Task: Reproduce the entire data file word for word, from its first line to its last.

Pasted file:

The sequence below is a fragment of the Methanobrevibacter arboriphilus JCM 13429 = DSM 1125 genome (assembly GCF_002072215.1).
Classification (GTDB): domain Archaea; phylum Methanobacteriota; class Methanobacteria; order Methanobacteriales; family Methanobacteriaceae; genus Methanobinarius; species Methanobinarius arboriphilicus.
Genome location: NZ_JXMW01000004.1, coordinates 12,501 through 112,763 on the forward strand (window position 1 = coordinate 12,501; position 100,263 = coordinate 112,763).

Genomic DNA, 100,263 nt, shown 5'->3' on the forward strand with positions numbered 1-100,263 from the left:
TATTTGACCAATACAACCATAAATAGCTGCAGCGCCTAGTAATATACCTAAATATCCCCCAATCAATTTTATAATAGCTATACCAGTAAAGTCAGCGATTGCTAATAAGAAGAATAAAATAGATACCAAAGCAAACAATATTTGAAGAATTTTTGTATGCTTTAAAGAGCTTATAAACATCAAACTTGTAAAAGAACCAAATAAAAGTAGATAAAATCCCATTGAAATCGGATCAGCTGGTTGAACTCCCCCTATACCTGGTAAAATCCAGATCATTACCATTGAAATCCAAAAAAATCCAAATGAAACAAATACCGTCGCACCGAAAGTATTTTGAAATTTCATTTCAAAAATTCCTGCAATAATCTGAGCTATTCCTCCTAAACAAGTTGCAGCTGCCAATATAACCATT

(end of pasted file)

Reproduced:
The sequence below is a fragment of the Methanobrevibacter arboriphilus JCM 13429 = DSM 1125 genome (assembly GCF_002072215.1).
Classification (GTDB): domain Archaea; phylum Methanobacteriota; class Methanobacteria; order Methanobacteriales; family Methanobacteriaceae; genus Methanobinarius; species Methanobinarius arboriphilicus.
Genome location: NZ_JXMW01000004.1, coordinates 12,501 through 112,763 on the forward strand (window position 1 = coordinate 12,501; position 100,263 = coordinate 112,763).

Genomic DNA, 100,263 nt, shown 5'->3' on the forward strand with positions numbered 1-100,263 from the left:
TATTTGACCAATACAACCATAAATAGCTGCAGCGCCTAGTAATATACCTAAATATCCCCCAATCAATTTTATAATAGCTATACCAGTAAAGTCAGCGATTGCTAATAAGAAGAATAAAATAGATACCAAAGCAAACAATATTTGAAGAATTTTTGTATGCTTTAAAGAGCTTATAAACATCAAACTTGTAAAAGAACCAAATAAAAGTAGATAAAATCCCATTGAAATCGGATCAGCTGGTTGAACTCCCCCTATACCTGGTAAAATCCAGATCATTACCATTGAAATCCAAAAAAATCCAAATGAAACAAATACCGTCGCACCGAAAGTATTTTGAAATTTCATTTCAAAAATTCCTGCAATAATCTGAGCTATTCCTCCTAAACAAGTTGCAGCTGCCAATATAACCATT